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I'm a Phd student who teaches part time at a high school and I noticed something when teaching sequences today. I asked my students to find the nth term (the general term) for some sequences. They observed:

If $a_n=n$ then the first differences will be $1$.

If $a_n=n^2$ then the second differences will be $2$.

If $a_n=n^3$ then the third differences will be $6$.

If $a_n=n^4$ then the fourth differences will be $27$.

So I can now construct a sequence: $1,2,6,27,120,720,...$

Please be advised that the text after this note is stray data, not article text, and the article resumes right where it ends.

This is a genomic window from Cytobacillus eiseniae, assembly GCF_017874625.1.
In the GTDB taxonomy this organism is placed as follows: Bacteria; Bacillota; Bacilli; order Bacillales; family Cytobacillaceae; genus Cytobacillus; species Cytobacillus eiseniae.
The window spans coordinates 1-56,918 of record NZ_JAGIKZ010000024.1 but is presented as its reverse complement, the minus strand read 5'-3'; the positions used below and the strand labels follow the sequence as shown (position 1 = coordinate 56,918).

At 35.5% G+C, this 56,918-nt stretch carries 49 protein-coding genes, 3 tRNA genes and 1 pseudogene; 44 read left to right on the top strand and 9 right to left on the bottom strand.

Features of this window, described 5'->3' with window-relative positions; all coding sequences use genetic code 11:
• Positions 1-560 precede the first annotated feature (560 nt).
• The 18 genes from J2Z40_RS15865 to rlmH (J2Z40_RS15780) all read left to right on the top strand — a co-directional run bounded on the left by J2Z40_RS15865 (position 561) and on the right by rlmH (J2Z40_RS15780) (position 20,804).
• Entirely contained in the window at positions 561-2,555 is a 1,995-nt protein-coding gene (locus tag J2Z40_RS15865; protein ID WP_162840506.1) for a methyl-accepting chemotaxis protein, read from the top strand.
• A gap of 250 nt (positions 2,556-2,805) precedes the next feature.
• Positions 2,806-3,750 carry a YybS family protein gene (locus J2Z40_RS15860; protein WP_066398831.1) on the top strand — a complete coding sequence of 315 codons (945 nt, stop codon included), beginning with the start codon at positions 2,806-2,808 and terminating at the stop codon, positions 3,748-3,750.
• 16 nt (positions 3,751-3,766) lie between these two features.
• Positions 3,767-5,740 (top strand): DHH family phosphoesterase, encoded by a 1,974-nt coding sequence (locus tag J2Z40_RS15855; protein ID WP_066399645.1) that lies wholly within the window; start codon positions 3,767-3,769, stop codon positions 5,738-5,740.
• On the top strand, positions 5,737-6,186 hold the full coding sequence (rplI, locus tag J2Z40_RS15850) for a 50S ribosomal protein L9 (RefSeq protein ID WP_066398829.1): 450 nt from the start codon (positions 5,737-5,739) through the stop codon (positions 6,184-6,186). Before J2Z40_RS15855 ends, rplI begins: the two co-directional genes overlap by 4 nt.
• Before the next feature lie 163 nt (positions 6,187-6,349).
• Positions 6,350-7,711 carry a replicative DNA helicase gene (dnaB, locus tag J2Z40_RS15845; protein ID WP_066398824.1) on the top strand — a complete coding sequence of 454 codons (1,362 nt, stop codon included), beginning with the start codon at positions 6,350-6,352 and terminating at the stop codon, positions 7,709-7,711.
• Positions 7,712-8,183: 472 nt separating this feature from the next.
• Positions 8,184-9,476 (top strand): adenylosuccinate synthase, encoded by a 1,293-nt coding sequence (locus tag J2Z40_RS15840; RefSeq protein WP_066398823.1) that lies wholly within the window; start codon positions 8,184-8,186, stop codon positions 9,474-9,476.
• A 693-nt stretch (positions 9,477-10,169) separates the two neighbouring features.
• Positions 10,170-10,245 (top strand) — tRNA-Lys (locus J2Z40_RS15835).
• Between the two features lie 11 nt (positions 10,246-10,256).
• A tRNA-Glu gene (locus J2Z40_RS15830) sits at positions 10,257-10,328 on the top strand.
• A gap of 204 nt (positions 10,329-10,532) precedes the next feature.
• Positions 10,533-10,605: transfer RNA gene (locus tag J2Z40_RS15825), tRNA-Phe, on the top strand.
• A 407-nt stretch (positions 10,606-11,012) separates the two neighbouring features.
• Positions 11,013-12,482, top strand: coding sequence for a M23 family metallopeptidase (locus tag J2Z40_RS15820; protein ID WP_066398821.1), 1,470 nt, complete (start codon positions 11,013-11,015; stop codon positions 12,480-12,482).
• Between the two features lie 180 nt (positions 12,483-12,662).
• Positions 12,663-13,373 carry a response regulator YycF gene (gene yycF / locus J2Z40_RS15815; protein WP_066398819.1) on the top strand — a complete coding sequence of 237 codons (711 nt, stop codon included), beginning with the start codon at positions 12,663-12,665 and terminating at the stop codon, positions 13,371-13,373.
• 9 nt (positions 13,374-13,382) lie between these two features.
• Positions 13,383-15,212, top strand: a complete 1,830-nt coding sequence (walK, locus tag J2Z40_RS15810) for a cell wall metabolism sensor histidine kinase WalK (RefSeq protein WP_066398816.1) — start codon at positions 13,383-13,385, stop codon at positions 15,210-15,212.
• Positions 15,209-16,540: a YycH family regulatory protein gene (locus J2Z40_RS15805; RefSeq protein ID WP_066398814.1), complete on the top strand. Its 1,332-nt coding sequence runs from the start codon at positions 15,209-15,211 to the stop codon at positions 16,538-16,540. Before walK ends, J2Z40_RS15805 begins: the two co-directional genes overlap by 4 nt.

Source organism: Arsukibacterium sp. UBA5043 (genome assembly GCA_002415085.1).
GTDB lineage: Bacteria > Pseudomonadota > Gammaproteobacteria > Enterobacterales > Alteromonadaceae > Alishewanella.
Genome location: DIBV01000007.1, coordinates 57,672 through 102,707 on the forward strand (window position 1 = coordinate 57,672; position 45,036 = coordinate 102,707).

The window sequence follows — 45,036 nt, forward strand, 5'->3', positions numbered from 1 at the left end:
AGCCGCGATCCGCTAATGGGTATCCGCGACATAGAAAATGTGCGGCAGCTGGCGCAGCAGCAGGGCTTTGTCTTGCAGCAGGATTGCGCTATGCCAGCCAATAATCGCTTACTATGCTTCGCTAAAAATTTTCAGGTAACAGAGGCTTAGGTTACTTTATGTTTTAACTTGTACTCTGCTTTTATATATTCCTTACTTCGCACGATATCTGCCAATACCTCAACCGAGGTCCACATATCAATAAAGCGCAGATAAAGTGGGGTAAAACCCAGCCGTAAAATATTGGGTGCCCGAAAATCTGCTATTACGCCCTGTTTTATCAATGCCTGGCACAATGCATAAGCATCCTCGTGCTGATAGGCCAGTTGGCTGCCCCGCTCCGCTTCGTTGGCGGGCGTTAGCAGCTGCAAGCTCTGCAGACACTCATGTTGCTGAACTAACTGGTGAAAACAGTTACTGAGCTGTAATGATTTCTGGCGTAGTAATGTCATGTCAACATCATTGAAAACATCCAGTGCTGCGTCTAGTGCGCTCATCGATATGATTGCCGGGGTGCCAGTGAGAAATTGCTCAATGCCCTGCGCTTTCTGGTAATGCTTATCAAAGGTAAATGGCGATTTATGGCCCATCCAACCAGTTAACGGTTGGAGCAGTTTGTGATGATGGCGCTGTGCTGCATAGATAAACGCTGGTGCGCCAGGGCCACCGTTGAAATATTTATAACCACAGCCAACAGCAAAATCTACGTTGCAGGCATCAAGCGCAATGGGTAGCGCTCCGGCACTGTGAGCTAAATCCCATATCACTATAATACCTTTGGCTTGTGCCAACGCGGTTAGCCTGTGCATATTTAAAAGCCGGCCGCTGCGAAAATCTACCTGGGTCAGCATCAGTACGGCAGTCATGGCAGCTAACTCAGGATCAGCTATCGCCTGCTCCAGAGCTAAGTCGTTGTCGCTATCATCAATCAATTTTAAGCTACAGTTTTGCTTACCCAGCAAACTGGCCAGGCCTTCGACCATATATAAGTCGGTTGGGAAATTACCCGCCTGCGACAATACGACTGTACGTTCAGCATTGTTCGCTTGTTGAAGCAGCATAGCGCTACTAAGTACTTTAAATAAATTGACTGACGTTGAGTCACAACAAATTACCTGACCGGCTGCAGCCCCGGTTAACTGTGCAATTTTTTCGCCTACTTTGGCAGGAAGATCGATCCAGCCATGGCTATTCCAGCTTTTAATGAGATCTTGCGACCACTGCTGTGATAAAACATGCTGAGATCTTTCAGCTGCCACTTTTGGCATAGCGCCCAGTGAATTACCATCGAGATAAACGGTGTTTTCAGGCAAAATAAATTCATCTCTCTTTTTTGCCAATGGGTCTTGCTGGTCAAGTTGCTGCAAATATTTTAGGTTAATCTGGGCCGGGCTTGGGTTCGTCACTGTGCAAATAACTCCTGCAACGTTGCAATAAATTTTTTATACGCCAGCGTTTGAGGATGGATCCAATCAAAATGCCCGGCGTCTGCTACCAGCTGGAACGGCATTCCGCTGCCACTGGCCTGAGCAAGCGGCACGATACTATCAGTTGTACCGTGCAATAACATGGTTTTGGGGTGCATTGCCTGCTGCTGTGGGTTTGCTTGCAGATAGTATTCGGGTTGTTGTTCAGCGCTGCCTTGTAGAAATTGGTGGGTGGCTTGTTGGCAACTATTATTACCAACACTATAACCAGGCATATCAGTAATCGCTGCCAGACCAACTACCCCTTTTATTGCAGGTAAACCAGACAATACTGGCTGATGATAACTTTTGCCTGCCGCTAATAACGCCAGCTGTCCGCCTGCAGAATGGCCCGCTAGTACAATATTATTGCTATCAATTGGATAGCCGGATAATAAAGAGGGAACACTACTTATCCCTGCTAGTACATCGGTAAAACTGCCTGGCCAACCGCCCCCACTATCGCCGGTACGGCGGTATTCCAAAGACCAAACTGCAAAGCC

What are these numbers? Can I find $a_n$? How?

Thanks!

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1,2,6,24,120,720... Just guessing --> Isn't that the sequence of $n!$ for n = 1,2,3,4.... –  Roupam Ghosh Mar 4 '11 at 12:35
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up vote 9 down vote accepted

Your $27$ should be $24$. Now it's easy to see the pattern!

Edited to add: To see why, take (for example) $a_n=n^4$. The first difference is

$a_{n+1}-a_n = (n+1)^4 - n^4 = 4n^3 +$ lower powers of $n$

So the fourth difference is four times the third difference of $n^3$ plus the third difference of lower powers of $n$. Lower powers have zero third difference, so this is $4 \times 6 = 24$.

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yep thanks! $a_n=n!$ idiot. :) –  Jack Mar 4 '11 at 12:36
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